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Thread: Executive Order Document to secure the border

  1. #31

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    Quote Originally Posted by CaptainAmerica View Post
    Amash is ignorant on this issue.
    Based on what I've read from him so far, I agree with you.



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  3. #32

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    Quote Originally Posted by Zippyjuan View Post
    Naturalization is separate from immigration. Naturalization is the process of a non- citizen becoming one. The Constitution says nothing about immigration. But if you have a process by which those not born in your country become citizens then it must be allowed for people to enter your country (immigrate) in the first place.
    Not sure what you mean here. In the beginning it read as if you'd be disagreeing with me and then by the end it read as though we are on the same page here. Hopefully we agree, that's rare and always nice.

  4. #33

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    Quote Originally Posted by Superfluous Man View Post
    No. It only deals with naturalization. The power to establish a uniform code of naturalization does not in any way imply a power to limit immigration, much less other travel in and out of the country, or the ability to work here, or any of the other countless powers the feds have taken on in their mission to control immigration.
    a process to naturalization would include some form of immigration. I don't see how you separate the two. I think this is semantics.

    If you're contending the federal government has no authority on immigration, we disagree, but also, you're argument is misplaced. Why do you condemn the EO when you should condemn all the congressional laws passed relating to immigration. How can you separate the two?

  5. #34

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    White House to agree to honor it (1250 immigrants). No, they don't. Yes, they are back to supporting it. Very conflicting reports coming out.

    http://www.cbsnews.com/news/trump-au...slim-refugees/

    The president told Turnbull that it was “my intention” to honor the agreement, a phrase designed to leave the president wriggle room to back out of the deal, the newspaper reported.

    There were some mixed-messages from Washington this week on the state of the agreement.

    White House spokesman Sean Spicer confirmed on Wednesday that Mr. Trump had agreed to honor the deal.

    But a White House statement sent to Australian Broadcasting Corp. on Thursday said: “The president is still considering whether or not he will move forward with this deal at this time.”

    The U.S. State Department said in a statement later Thursday that the United States would honor the agreement “out of respect for close ties to our Australian ally and friend.”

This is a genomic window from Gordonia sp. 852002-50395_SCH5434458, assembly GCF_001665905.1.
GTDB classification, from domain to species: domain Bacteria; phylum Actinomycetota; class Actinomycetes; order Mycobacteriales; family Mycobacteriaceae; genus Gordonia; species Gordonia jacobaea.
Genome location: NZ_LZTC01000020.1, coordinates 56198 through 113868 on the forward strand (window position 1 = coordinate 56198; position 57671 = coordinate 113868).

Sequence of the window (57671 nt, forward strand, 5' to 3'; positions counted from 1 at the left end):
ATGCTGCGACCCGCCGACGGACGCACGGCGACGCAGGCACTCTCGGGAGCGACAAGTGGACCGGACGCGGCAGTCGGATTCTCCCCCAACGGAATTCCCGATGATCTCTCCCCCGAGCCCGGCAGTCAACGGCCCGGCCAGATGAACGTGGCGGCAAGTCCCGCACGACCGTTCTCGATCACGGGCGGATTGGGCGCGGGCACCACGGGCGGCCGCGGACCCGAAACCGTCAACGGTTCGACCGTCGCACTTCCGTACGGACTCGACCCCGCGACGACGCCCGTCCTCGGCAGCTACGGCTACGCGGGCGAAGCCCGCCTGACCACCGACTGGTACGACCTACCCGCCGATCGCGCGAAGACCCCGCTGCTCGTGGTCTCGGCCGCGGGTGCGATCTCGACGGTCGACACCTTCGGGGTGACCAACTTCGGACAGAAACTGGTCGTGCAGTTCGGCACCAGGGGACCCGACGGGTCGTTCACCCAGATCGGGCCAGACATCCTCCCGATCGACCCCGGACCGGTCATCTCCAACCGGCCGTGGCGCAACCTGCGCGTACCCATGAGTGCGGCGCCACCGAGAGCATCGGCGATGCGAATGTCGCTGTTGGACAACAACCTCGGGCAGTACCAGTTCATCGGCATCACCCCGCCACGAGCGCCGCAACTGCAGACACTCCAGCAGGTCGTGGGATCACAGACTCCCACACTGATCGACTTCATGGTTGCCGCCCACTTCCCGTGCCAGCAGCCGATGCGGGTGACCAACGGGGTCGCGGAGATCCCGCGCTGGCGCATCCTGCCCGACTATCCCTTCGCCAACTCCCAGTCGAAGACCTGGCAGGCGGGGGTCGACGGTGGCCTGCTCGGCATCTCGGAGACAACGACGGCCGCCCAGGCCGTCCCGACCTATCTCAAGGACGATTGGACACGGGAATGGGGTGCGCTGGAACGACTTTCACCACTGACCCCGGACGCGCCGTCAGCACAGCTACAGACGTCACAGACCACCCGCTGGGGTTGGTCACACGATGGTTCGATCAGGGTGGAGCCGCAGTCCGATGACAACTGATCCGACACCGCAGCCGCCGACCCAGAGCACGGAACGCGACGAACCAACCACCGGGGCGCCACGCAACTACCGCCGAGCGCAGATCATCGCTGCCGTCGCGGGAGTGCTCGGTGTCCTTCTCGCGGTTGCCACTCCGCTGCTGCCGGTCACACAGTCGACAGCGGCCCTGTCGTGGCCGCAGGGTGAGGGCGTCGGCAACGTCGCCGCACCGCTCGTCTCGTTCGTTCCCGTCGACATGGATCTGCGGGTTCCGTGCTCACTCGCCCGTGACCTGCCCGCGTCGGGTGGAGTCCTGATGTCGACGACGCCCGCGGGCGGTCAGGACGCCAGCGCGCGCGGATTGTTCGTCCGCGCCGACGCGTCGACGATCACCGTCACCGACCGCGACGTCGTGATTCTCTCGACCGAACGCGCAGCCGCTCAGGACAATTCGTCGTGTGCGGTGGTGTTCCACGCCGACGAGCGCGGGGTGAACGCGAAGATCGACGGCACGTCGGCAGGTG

President Trump’s decision to honor the refugee agreement has not changed and Spokesman Spicer’s comments stand,” the State Department said.
    Quote Originally Posted by NorthCarolinaLiberty View Post

    Half the crap I write here is just to entertain myself.
    I am Zippy and I approve of this post. But you don't have to.

  6. #35

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    Quote Originally Posted by TommyJeff View Post
    a process to naturalization would include some form of immigration. I don't see how you separate the two. I think this is semantics.
    They are two totally different things. Laws restricting immigration aren't in any conceivable way necessary and proper for the establishment of a uniform code of naturalization. And nobody when the Constitution was ratified thought they were.

    The federal government can define people as non-citizens. But it can't constitutionally keep them from living and working in the USA just because they're not citizens.

  7. #36

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    Quote Originally Posted by Superfluous Man View Post
    They are two totally different things. Laws restricting immigration aren't in any conceivable way necessary and proper for the establishment of a uniform code of naturalization. And nobody when the Constitution was ratified thought they were.

    The federal government can define people as non-citizens. But it can't constitutionally keep them from living and working in the USA just because they're not citizens.
    Would you please say this another way. I'm a bit confused so I think I'm missing something.
    Are you suggesting the federal government has no authority to prevent people from crossing the US border with or without permission? Or are you saying something else?
    thanks

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